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A Quarterly Journal
Jeffrey Woodward, Founder & General Editor
Volume 6, Number 3, September 2012


Owen Bullock
Katikati, Bay of Plenty, New Zealand

On Contemporary Haibun 13

Contemporary Haibun 13, ed. Jim Kacian, Bruce Ross and Ken Jones. Red Moon Press, ISBN: 978-1-936848-11-9; 106pp, US$17.00.

I recently heard Jim Kacian speak at the Haiku Aotearoa Festival in which he made the penetrating comment that much of what is published in the haiku world is based on recognition of the familiar. It seems that after periods of innovation, or merely individual examples of innovation, a more normative period settles in. Perhaps this phenomenon is happening now with haibun. The more engaging examples of any form seem to occur where, on reading them, we say to ourselves, “is that a haiku?” or “is that a haibun.” Unfortunately, I rarely had that experience whilst reading this anthology. Many of the works contained here are of the single paragraph, single haiku variety, which is disappointing. It’s less disappointing when they’re excellent examples—and they often are—but my concern is that this particular incarnation of the haibun has become overly familiar.

Cynthia Cechota offers a degree of originality. And it is not just the concrete poem layout of her text which works well, but the fact that she follows the shape into the concluding haiku. Even this, though, is really a subset of one paragraph, one haiku. By analogy, it’s as if one paragraph, one haiku has become some kind of 5/7/5, to those who like the strict form as a confine. But David Cobb pushes the boundaries with a haibun comprised of three paragraphs followed by nine haiku and a concluding prose statement. The haiku are written from an imaginary perspective, visualising desert war scenes. They also show an unusual and original purpose for the context of haiku composition. Later, Stella Pierides uses a similarly imaginative technique, a creative visualisation.

My favourite of the early pieces is Melissa Allen’s “What Was His is Mine.” Her phrase “In my father’s desk” evokes the religious “In my father’s house,” so that the death of the father is already subtly confirmed by the second statement. The first haiku is fascinating:

waiting for the rain
to start

If it were asked to stand alone, it would do so very well and leave us much to ponder. The reference to the father’s unused glasses as “discarded eyes” is delightful. In describing what her father kept in his desk in his time as well as what she later kept there, she actually emphasises the lack of difference between them. The second, concluding haiku makes one wonder what he did die of. If not tobacco, then what? The writer leaves us to decide.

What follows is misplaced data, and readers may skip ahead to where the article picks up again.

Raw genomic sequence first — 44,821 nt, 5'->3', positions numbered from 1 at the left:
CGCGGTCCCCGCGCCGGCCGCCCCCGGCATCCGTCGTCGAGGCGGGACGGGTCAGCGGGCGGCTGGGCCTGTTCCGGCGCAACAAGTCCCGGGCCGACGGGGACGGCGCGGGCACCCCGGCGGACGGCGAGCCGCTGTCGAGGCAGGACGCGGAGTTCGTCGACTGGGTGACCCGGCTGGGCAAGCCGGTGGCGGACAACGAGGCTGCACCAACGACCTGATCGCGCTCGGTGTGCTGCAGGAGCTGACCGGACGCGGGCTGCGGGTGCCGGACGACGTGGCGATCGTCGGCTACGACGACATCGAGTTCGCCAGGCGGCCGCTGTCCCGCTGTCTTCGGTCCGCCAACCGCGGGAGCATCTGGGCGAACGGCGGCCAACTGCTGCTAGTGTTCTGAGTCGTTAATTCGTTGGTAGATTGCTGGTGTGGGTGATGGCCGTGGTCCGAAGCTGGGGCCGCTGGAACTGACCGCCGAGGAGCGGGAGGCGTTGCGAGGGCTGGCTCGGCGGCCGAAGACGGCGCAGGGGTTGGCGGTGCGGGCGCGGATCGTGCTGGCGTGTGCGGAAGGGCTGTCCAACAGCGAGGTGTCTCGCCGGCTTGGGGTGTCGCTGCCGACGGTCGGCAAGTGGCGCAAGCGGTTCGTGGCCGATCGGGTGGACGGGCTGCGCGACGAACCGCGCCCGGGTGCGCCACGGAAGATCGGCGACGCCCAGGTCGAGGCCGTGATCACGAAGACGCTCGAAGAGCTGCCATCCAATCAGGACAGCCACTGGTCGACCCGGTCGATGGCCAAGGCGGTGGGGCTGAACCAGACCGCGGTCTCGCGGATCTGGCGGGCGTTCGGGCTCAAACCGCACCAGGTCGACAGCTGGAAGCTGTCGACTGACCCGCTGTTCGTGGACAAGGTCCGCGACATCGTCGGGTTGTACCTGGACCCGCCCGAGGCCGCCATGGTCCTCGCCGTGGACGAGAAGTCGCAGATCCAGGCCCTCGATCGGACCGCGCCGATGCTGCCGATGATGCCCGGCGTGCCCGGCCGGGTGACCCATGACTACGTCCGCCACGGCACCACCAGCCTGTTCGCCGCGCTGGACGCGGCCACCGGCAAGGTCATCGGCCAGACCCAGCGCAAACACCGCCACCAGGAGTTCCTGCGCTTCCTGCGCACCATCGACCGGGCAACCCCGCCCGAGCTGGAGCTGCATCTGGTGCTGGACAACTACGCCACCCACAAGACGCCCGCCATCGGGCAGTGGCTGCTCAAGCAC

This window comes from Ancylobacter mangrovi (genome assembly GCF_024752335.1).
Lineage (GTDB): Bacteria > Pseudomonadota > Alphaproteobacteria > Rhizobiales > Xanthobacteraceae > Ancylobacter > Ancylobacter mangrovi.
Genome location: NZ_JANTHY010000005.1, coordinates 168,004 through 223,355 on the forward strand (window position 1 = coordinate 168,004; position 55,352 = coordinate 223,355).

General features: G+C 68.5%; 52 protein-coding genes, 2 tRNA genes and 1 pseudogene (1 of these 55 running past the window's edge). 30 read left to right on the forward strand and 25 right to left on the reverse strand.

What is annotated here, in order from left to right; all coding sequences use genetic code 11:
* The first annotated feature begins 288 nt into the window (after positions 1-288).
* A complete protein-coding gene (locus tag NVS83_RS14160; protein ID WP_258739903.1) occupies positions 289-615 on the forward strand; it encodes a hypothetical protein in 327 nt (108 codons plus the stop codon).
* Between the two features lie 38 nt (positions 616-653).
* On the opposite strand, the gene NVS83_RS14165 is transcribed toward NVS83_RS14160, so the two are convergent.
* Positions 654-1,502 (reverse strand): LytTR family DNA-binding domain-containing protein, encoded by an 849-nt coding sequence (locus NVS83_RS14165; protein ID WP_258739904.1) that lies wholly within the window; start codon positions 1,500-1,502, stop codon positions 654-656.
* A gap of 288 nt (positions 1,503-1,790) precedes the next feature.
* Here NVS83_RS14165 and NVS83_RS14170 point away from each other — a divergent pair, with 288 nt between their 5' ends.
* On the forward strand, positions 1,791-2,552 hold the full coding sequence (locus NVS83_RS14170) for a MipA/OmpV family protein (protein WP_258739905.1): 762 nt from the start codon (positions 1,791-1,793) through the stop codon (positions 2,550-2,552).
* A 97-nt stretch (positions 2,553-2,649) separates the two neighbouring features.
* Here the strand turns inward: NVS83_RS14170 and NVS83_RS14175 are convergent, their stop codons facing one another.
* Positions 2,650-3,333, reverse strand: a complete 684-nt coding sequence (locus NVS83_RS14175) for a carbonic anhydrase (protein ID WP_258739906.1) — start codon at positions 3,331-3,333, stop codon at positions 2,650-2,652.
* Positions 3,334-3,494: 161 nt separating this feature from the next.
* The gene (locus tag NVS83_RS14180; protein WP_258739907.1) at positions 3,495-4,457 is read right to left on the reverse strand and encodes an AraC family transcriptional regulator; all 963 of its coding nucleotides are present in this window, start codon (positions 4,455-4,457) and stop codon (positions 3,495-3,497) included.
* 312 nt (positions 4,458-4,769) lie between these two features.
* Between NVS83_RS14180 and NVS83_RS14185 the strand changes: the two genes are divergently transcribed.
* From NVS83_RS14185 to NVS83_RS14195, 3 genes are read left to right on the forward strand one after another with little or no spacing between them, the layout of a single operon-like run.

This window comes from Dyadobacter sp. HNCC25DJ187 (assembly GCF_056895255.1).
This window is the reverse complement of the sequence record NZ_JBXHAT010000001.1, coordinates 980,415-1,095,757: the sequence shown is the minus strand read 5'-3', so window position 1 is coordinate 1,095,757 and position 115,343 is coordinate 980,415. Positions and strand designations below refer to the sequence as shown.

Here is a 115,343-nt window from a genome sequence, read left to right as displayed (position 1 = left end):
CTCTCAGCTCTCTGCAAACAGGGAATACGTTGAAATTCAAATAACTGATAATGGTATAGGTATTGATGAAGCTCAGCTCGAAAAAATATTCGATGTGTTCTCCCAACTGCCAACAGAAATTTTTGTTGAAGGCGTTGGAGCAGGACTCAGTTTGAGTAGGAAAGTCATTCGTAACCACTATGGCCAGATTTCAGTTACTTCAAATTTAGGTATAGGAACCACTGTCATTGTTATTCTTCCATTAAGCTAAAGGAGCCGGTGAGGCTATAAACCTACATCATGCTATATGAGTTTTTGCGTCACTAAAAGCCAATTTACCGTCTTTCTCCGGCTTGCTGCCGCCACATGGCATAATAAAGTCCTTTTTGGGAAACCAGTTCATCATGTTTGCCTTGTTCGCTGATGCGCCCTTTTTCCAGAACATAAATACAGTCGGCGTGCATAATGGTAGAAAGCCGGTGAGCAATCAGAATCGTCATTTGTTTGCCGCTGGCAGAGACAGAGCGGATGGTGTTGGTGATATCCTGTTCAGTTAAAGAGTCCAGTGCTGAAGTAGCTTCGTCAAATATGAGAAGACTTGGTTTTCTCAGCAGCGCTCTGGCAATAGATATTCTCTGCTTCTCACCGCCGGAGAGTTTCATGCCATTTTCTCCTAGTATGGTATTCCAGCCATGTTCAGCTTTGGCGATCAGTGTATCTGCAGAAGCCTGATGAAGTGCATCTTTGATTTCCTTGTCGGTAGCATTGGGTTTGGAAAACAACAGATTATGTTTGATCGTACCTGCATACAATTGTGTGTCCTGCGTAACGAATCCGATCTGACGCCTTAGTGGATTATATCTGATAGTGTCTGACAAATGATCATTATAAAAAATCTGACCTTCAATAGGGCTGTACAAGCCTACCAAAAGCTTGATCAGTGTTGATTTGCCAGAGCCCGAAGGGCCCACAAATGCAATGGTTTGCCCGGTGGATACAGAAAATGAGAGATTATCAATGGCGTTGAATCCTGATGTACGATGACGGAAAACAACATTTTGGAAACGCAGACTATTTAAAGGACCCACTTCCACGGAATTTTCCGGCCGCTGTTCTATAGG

In Hortensia Anderson’s interesting prose, the circle of experience doesn’t close: the parent wild in their youth is not able to be sympathetic to the budding sexuality of their own teenager; the haiku contrasts beautifully with the prose. John Brandi’s prose in “Kanyakumari” is intense and the haiku which ends it is a fitting example and somehow an extension of its setting.

But I felt over the first half of the book that much of the prose could have been written by the same person. It is almost uniformly of the factual/anecdotal reportage style, with little in the way of poetic relief. There is a paucity of illuminating haiku, many of which form too much of a continuation with the prose. One of the joys of haibun—which I tend to describe as “self-renga”—is the tremendous leap that can be made between one link and another, between a passage of prose and a haiku, or between one haiku and another. But, again, I rarely have that experience here. Collin Barber’s use of a tanka in the middle of “Ashes to Ashes” is a more vibrant example (his first haiku also stands out), which is surprising, in one sense, because it seems even more difficult to create a change of tone with tanka than with haiku simply because the more expanded nature of the former tends to create less of a difference with the prose.

Francine Banwarth’s haibun might illustrate that point about familiarity, so I’ll quote it in full:

I Tell Her

I tell her she’s strong. I tell her not to worry. But when the doctor spells out CEA—carcinoembryonic antigen—just the sound of it scares me to death.

crabs at ebb tide
not sure
which way to turn

We imagine the writer or the “she” going for a walk after this news; the crabs in the haiku personify a state of mind. There is a resonance about this. I think most of us would recognise this piece as a successful haibun. But in terms of form it doesn’t break new ground. It’s the kind of piece that ten years ago would have made a stronger impression than it does today. This begs the question, is it worthy of an anthology?

On a more positive note, the prose in these haibun sometimes give great context to the haiku, e.g. in Jonathan Buckley’s first haiku—“Thoughts / Travelling up and down / The cold pool”—which wouldn’t be nearly as powerful standing alone. Similarly, the implication in Penny Harter’s “One Bowl” is lovely, as it moves from prose to haiku, adding much weight to the haiku itself (though the prose still seems overlong). A similar effect is gained in the build-up to Doris Heitmeyer’s “Sunday’s Heft,” the latter part of which reads: